Um, well we talked also a little bit about, um, about, um, disruption about the, the new things that you're doing about the new things that you're planning to do. Um, there's, there's also, there's, there's existing, obviously there's some existing providers in the space of supply chain and ecommerce and all of that, but where, which one, which one of the initiatives that you're doing do you think will make the most, uh, impact in terms of disrupting, if you may? Right. And you've talked about the one stop solution. I mean, I think in in my head that probably is it, but I'm just going to ask the question because it was specifically framed like that. Yeah. Yeah.
Speaker 2:
34:17
I think, um, we need to go deeper into factories, into manufacturing. I think that is what is going to cause the next wave of disruption in the supply, in the supply chain of fashion. I give one example of a ERP, uh, and better line management at Tetra. And again, since the whole system is so unregulated, even a small piece of thing happening that helps. So for example, today, um, uh, efficiencies and uh, the lines et cetera being managed on bipods even for the factories that are producing for the biggest international brands. I'm happy to share some content around how we are changing those things as well. But, um, I think, uh, one of the things that our factory you want to keep talking to us about is pilferage and they see that there is a lot of stuff that is actually getting stolen from the factories.
Speaker 2:
35:08
So, and this is something that we are having an active discussion with some of our investors who are very keen on looking on things like this in terms of technology creating disruption. Um, uh, and, and with the three to five years view, right? So via VR you're actually thinking of installing not just a software but hardware and Iot is in these factories where you have uh, uh, um, no one needs to manually then upload that, hey, these are the products in my warehouse. Now if there is an Iot that and the, the, the inventors auto updated onto the, onto the systems, um, they are, the chances of build region theft reduces drastically. And again, this is not a small problem. It's a five to 10% of the items getting lost. Uh, another problem on a big challenge that one of our bank dishy, uh, partners told us was that he, I have about 40,000 people working in my factory.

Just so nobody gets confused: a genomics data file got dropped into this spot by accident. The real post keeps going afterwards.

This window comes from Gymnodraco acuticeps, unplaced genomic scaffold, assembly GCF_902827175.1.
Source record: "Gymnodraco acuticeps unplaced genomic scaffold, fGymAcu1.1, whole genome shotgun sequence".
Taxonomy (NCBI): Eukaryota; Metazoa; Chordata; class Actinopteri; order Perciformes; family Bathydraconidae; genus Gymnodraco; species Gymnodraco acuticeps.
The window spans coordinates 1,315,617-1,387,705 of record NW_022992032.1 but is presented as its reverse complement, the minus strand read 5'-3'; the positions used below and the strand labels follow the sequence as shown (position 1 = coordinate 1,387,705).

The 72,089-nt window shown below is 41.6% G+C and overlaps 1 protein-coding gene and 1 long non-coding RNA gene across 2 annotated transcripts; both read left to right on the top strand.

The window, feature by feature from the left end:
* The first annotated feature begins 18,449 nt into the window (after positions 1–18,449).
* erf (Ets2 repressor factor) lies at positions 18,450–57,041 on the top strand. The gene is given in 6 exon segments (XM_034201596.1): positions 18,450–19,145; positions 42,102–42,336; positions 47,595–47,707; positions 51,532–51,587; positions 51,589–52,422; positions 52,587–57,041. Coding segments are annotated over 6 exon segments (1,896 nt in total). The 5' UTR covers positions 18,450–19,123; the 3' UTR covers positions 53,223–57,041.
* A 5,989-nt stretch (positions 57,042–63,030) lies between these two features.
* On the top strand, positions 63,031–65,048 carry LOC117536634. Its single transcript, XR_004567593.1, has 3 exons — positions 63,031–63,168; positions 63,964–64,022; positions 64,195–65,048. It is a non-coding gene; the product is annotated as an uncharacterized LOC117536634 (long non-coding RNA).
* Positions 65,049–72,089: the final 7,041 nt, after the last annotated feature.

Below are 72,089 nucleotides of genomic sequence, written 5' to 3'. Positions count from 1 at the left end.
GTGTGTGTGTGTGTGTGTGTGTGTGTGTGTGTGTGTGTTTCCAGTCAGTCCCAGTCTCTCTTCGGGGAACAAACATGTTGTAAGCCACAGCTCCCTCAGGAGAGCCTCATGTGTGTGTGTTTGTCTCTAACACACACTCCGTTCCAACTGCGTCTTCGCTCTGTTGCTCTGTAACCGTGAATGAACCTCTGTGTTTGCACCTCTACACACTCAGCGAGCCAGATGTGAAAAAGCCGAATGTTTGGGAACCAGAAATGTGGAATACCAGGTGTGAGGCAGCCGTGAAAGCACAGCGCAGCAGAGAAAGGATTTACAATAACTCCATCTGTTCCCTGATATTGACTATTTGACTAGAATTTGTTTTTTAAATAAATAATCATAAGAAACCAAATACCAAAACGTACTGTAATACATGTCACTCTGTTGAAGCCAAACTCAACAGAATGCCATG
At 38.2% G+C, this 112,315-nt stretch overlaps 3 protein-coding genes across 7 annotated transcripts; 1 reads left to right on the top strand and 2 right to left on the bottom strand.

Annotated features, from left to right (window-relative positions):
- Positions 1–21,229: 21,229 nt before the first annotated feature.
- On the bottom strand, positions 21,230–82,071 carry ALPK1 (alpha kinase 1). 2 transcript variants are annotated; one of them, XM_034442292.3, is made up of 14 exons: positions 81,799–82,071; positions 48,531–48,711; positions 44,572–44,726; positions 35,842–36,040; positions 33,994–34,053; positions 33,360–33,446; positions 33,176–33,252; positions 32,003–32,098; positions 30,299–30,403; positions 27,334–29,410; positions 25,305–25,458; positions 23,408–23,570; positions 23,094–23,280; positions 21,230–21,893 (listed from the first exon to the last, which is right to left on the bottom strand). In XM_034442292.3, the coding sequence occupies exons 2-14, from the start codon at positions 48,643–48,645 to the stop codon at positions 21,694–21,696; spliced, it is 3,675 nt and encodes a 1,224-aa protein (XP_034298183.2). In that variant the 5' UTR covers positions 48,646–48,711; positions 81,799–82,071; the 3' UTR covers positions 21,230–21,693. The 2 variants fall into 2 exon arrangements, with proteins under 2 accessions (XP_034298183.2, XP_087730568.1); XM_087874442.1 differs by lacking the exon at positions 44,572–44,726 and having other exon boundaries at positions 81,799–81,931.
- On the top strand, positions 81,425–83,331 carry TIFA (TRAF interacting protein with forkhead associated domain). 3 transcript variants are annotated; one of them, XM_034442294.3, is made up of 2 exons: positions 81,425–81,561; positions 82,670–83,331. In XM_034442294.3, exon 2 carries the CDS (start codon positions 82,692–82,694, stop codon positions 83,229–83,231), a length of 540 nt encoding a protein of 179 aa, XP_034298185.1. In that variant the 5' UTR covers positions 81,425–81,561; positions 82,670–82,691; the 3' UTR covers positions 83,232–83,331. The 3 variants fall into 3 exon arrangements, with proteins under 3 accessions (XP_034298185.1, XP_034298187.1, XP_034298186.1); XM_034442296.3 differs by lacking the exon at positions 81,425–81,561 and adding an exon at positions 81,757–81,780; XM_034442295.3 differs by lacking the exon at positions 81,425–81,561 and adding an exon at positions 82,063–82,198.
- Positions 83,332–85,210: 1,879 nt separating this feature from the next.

Speaker 2:
35:56
I think 5,000 of them don't exist. So they are cost, uh, workers who are just somehow getting that endurance done and they never come to work. So now again, you can think of the solution as a putting a, a fingerprint Lido because 40,000 people doing fingerprint video, 40 days going to go into that. So we are actually thinking of, uh, installing some sort of RFID chips in these factories so that as you walk in a and three or it card detect right gets right and you are in and you're in, your attendance is done. So I think that there will be some sort of disruption in domes of the entire process in which these factories are run. Uh, some sort of blockchain contracts are something that are on the radar as well because again, um, trust is broken. Supply chain is so fragmented. So if you have a close knit blockchain sort of solution around contracts, that can also definitely help. So you're looking at, into, into, into or into blockchain, into Iot to some sort of hardware as well as as, uh, go on a and that is, I feel going to be the next change of, uh, the supply chain. No, I guess in the fashion space.
Speaker 1:
37:05
Hmm. Well, I mean, I can, if I can chip in with my own observation upon going to to a lot of conferences and I've, I've just returned from Europe and I have attended a in industry 4.0 this, this was not for fashion specifically, but it was for manufacturing in general. Um, and talks, you know, fortune 500 companies are all about all this, you know, uh, industry 4.2 Iot, blockchain, machine learning, artificial intelligence. But again, I think, you know, where you guys operate in, where most of the other 99% of the companies that exist are not fortunate by a hundred. Yeah. You know, they are not at the, at that level of development, technology and so on. Right. And then you need to kind of, you know, the, like you rightly said, they run maybe manufacturing lines on a, on a, on a board, or they run their company on a, on an excel spreadsheet, and it's just the reality of today's world, right? So then how do we, um, uh, help all this companies also upped their game, right. So it's interesting what you mentioned because it almost sounds in my mind as in you will have a plethora of uh, or that you are aiming, you are, you're trying to get to a plethora of different tools always on, not like you're building a tool box and depending on where the company is or the manufacturing or the producers, okay, let's, let's see what you need to make, make biggest impact, right? New Business.
Speaker 2:
38:20
I think data is gold, right? End of the day, about not tying back to the questions you asked earlier, that obviously monetizing on these tools today, maybe 100%, not maybe some percentage, but the idea is that if you don't get a large chunk of these businesses on the platform up front and really realize what the problem is and then double down on that, you're going to be living in a dream void where you will be solving one small problem, which probably doesn't even matter to the larger masses.
Speaker 1:
38:48